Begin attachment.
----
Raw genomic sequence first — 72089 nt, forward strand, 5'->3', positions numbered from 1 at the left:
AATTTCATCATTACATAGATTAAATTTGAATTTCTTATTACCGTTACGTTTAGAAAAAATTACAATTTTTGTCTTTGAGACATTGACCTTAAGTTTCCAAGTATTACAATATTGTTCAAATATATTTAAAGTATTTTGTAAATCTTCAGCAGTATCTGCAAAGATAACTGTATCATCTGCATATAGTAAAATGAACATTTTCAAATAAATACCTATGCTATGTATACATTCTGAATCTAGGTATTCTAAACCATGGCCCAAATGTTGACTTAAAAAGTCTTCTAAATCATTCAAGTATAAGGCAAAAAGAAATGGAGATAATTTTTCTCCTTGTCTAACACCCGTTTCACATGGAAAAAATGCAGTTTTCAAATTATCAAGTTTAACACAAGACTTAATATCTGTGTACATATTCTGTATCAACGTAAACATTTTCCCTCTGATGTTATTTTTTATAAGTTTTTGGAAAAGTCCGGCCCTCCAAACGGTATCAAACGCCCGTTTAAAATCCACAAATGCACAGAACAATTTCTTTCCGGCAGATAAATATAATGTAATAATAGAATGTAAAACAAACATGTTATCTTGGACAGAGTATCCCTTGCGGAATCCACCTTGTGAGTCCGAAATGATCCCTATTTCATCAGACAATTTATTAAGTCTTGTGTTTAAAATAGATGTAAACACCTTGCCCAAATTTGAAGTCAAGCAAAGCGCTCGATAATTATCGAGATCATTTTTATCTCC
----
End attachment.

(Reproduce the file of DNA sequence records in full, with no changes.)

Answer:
Raw genomic sequence first — 72089 nt, forward strand, 5'->3', positions numbered from 1 at the left:
AATTTCATCATTACATAGATTAAATTTGAATTTCTTATTACCGTTACGTTTAGAAAAAATTACAATTTTTGTCTTTGAGACATTGACCTTAAGTTTCCAAGTATTACAATATTGTTCAAATATATTTAAAGTATTTTGTAAATCTTCAGCAGTATCTGCAAAGATAACTGTATCATCTGCATATAGTAAAATGAACATTTTCAAATAAATACCTATGCTATGTATACATTCTGAATCTAGGTATTCTAAACCATGGCCCAAATGTTGACTTAAAAAGTCTTCTAAATCATTCAAGTATAAGGCAAAAAGAAATGGAGATAATTTTTCTCCTTGTCTAACACCCGTTTCACATGGAAAAAATGCAGTTTTCAAATTATCAAGTTTAACACAAGACTTAATATCTGTGTACATATTCTGTATCAACGTAAACATTTTCCCTCTGATGTTATTTTTTATAAGTTTTTGGAAAAGTCCGGCCCTCCAAACGGTATCAAACGCCCGTTTAAAATCCACAAATGCACAGAACAATTTCTTTCCGGCAGATAAATATAATGTAATAATAGAATGTAAAACAAACATGTTATCTTGGACAGAGTATCCCTTGCGGAATCCACCTTGTGAGTCCGAAATGATCCCTATTTCATCAGACAATTTATTAAGTCTTGTGTTTAAAATAGATGTAAACACCTTGCCCAAATTTGAAGTCAAGCAAAGCGCTCGATAATTATCGAGATCATTTTTATCTCC